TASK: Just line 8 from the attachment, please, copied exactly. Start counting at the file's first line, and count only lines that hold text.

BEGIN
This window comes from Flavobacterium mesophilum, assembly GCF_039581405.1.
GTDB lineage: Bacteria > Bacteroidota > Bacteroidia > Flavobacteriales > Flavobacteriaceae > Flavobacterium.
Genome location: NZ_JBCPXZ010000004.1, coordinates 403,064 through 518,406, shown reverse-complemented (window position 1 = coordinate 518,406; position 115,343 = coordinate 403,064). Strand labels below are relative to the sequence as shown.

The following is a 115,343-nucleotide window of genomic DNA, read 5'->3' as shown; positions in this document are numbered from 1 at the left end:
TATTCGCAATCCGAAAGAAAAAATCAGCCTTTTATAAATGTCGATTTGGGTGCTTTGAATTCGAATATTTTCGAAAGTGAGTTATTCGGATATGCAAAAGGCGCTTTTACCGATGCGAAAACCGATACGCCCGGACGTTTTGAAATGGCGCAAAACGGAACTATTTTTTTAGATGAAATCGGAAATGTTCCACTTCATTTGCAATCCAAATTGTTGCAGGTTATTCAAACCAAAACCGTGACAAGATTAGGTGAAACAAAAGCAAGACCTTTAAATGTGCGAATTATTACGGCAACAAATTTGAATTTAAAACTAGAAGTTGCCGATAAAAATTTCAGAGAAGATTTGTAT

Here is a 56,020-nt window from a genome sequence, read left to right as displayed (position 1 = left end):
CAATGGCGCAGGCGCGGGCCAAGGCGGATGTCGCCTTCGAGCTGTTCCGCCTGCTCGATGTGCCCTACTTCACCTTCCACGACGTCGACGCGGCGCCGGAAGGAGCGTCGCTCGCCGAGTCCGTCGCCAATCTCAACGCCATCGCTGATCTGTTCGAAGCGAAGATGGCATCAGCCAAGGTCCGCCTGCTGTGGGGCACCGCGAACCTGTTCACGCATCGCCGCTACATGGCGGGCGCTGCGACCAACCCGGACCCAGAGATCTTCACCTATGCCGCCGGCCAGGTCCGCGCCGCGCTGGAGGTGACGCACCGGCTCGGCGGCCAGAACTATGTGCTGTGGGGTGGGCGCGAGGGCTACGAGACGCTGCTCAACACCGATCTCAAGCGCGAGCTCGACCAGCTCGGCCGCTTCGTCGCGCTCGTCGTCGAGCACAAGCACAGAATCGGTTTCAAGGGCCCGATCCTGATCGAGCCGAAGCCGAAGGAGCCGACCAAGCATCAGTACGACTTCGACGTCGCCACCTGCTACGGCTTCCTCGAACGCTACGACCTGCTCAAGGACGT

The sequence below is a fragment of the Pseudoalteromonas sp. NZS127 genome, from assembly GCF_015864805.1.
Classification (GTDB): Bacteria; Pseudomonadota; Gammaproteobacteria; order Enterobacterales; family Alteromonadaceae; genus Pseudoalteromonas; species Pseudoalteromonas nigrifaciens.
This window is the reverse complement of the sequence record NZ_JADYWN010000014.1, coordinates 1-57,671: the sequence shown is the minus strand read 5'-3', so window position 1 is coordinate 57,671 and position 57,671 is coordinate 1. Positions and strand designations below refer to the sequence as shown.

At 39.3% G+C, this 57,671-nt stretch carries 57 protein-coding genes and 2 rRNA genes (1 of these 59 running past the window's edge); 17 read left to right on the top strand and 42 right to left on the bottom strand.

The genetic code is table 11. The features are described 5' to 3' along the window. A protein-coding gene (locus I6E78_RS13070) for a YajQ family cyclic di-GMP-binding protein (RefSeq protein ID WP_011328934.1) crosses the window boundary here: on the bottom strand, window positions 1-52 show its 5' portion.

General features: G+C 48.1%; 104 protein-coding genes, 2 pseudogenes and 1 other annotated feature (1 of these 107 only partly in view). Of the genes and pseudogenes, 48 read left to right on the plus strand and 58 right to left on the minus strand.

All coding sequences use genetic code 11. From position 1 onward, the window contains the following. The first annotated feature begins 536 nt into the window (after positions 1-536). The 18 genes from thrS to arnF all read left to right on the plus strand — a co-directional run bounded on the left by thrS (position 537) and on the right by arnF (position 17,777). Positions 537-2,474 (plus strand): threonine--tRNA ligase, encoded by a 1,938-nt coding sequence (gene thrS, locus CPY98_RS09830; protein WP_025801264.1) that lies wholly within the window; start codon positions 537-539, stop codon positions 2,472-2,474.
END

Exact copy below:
The sequence below is a fragment of the Pseudoalteromonas sp. NZS127 genome, from assembly GCF_015864805.1.